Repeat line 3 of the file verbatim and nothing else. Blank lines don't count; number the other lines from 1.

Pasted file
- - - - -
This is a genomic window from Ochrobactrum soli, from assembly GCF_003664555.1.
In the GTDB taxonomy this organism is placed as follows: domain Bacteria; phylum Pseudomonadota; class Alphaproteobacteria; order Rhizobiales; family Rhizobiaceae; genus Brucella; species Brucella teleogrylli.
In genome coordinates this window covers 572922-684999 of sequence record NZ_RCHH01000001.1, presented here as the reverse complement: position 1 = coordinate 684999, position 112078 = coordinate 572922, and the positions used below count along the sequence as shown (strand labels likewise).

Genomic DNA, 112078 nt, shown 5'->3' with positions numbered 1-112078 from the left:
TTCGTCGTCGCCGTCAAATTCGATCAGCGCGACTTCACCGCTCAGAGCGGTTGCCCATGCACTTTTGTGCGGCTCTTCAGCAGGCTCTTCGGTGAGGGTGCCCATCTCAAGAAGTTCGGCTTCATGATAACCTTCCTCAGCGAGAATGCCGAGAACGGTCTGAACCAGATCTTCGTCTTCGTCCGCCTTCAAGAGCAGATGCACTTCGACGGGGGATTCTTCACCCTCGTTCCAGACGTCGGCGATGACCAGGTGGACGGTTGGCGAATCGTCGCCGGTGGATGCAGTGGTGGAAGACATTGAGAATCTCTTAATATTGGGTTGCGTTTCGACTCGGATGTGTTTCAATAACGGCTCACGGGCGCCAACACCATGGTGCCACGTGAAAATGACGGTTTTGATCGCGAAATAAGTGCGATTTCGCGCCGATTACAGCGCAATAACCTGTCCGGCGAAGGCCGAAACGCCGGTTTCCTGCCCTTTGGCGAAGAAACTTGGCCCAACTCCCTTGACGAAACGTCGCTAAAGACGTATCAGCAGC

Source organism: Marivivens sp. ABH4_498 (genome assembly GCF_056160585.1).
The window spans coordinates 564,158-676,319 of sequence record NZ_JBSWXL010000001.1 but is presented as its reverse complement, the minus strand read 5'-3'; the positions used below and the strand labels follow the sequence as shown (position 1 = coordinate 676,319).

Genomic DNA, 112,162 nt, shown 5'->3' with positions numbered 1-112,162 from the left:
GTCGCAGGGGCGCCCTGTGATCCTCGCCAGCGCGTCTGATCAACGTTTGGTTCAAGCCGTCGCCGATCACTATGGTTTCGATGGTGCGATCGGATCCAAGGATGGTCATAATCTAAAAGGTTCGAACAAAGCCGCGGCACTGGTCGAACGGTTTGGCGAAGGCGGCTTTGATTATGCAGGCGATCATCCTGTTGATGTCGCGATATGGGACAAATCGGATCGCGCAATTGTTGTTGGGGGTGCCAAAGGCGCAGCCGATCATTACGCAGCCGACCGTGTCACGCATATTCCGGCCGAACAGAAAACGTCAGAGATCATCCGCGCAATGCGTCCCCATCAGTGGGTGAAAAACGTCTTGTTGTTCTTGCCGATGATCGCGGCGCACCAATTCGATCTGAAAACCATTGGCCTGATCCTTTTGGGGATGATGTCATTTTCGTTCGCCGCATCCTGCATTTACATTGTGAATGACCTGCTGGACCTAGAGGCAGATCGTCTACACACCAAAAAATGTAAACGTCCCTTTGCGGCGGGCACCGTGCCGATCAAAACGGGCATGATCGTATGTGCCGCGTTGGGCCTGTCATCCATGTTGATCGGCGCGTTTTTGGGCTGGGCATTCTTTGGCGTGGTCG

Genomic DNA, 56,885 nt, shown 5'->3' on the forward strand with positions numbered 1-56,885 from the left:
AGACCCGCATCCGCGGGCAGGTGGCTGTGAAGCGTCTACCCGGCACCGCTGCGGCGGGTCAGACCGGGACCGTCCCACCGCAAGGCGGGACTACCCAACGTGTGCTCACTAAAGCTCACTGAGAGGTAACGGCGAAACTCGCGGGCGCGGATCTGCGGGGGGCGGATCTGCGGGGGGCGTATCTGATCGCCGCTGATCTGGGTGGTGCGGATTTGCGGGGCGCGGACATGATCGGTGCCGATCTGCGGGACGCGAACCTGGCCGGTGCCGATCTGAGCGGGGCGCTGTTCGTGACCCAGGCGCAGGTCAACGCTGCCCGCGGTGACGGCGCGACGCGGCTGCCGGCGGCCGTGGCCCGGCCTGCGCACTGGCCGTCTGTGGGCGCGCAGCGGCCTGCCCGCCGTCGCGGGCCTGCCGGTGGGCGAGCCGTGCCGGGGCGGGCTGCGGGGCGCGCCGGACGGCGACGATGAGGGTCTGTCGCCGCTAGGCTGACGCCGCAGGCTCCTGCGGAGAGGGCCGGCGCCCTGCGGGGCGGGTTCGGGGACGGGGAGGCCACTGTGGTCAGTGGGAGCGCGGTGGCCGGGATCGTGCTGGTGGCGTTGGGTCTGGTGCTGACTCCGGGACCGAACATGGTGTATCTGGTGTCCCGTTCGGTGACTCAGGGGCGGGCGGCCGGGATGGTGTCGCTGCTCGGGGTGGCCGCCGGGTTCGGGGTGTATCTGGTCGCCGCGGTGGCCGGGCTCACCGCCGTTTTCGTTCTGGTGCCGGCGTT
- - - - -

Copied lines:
In genome coordinates this window covers 572922-684999 of sequence record NZ_RCHH01000001.1, presented here as the reverse complement: position 1 = coordinate 684999, position 112078 = coordinate 572922, and the positions used below count along the sequence as shown (strand labels likewise).